So does that mean that vegetarians are less likely to develop diabetes? Not necessarily.

The researchers emphasized that the study is not focused on vegetarian or vegan diets (which can include less healthy plant products, such as sweetened foods and beverages), but rather plant-based foods. However, you could follow a plant-based diet all your life and still develop diabetes.

While it’s difficult for many individuals to completely give up some or all animal-based foods and become vegetarian, it is important to understand how gradually increasing plant foods in your diet and decreasing intake of animal foods can significantly reduce diabetes risk.

 

Going Plant-Based via the Mediterranean Diet

If there’s one specific diet that highlights plant-based food minus the sugar-laden vegan or vegetarian meat substitutes, the Mediterranean diet is the way to go. In this type of diet, the emphasis is placed on whole grains, fruits, vegetables, legumes, nuts, herbs, spices, and healthy fats.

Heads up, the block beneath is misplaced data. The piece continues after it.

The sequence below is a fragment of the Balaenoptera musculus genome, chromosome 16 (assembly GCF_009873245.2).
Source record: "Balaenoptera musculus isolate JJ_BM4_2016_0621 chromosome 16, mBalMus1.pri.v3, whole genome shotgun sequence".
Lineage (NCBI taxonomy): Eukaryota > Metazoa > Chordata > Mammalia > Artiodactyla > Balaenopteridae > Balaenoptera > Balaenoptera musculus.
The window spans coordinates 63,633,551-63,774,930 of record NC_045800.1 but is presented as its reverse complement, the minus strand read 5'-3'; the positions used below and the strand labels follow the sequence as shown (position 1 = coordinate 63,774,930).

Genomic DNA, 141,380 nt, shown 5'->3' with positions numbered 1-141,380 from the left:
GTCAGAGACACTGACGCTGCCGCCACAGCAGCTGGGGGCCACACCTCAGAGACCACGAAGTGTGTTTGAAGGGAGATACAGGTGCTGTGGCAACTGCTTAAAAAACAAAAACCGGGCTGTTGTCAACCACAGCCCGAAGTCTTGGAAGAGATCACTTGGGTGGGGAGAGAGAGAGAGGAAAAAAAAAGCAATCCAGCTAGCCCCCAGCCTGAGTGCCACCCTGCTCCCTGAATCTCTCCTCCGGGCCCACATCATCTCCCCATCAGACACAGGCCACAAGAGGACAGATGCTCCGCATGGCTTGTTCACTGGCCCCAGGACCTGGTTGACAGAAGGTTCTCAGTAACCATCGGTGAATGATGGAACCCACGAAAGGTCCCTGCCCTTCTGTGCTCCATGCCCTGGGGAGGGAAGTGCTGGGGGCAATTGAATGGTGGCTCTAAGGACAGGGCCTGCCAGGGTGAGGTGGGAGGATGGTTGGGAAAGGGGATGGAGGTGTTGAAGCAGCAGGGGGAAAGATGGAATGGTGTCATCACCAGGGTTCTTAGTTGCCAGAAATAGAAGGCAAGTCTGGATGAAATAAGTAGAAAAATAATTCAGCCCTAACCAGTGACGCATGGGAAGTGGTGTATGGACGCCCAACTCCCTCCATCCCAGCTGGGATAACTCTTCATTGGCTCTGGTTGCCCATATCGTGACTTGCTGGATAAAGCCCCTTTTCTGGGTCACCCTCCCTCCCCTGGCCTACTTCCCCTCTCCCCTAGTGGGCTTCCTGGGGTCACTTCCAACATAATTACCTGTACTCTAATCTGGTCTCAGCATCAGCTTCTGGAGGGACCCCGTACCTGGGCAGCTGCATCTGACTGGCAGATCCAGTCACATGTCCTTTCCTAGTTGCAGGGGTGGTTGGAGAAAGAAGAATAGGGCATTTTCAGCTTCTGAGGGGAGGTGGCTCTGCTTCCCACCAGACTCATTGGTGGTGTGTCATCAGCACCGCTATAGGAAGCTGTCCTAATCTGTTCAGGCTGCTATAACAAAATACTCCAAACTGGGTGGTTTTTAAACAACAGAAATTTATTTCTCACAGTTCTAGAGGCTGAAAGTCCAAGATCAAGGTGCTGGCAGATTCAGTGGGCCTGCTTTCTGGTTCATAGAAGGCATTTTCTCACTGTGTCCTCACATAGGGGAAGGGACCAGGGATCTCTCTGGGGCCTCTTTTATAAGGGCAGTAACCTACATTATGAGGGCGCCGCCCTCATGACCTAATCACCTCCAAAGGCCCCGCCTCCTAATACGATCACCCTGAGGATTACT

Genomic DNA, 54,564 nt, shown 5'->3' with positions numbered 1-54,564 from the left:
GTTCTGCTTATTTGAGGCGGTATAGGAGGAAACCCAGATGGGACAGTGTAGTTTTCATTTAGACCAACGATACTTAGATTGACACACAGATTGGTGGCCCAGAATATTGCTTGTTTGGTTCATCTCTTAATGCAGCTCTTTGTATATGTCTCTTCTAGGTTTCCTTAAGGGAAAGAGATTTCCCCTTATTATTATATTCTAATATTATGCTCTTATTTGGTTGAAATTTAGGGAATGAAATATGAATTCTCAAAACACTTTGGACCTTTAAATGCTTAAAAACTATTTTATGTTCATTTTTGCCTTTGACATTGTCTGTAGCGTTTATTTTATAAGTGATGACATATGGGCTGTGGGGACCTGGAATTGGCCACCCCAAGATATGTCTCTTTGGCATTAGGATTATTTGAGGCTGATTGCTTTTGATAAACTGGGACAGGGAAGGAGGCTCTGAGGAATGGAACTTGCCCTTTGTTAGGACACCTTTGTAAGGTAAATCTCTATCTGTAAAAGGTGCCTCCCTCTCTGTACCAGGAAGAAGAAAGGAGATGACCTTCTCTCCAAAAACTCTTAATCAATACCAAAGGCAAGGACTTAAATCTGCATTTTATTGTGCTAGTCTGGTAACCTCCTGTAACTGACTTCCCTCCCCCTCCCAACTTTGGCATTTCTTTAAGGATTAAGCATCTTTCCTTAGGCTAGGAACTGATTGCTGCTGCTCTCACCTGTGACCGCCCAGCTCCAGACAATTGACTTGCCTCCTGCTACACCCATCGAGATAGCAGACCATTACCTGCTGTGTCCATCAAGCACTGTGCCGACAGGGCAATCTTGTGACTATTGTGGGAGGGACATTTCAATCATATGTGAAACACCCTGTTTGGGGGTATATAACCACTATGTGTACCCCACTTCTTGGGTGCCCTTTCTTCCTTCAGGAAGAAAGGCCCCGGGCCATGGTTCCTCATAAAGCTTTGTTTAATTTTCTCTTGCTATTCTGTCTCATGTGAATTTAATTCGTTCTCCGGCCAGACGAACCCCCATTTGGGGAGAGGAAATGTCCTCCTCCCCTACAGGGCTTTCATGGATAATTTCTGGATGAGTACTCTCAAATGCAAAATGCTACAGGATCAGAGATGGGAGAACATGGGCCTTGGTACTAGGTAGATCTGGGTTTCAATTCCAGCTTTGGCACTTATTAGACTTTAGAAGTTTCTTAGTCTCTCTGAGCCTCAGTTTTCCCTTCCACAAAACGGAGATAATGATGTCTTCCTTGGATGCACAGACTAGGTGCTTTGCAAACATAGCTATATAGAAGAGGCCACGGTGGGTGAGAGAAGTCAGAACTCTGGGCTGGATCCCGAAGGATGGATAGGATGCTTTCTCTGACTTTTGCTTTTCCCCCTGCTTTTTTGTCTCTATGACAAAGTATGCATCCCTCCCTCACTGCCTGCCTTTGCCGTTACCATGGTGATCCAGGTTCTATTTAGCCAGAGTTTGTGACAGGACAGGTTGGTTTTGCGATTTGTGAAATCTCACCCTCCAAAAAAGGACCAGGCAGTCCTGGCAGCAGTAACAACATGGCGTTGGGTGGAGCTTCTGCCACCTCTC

2015 systematic review of studies on the efficacy of a Mediterranean diet on the management of type 2 diabetes and prediabetic states concluded that the diet was associated with better blood glucose management than other commonly used diets (including a low-fat diet), suggesting that it is suitable for the overall management of type 2 diabetes.

The diet ranked #1 (tied with the DASH diet) was noted as the best diet last year by U.S. News. The rankings were made after a panel of nationally recognized experts in nutrition, food psychology,  heart disease, and diabetes reviewed almost every diet profile out there.

While ranking diets from best to worst is not really the most accurate way to gauge which diet will work best for diabetic patients (and for everyone), you can use the rankings as your starting point in experimenting with your own eating patterns.

Increasing Insulin Sensitivity with Intermittent Fasting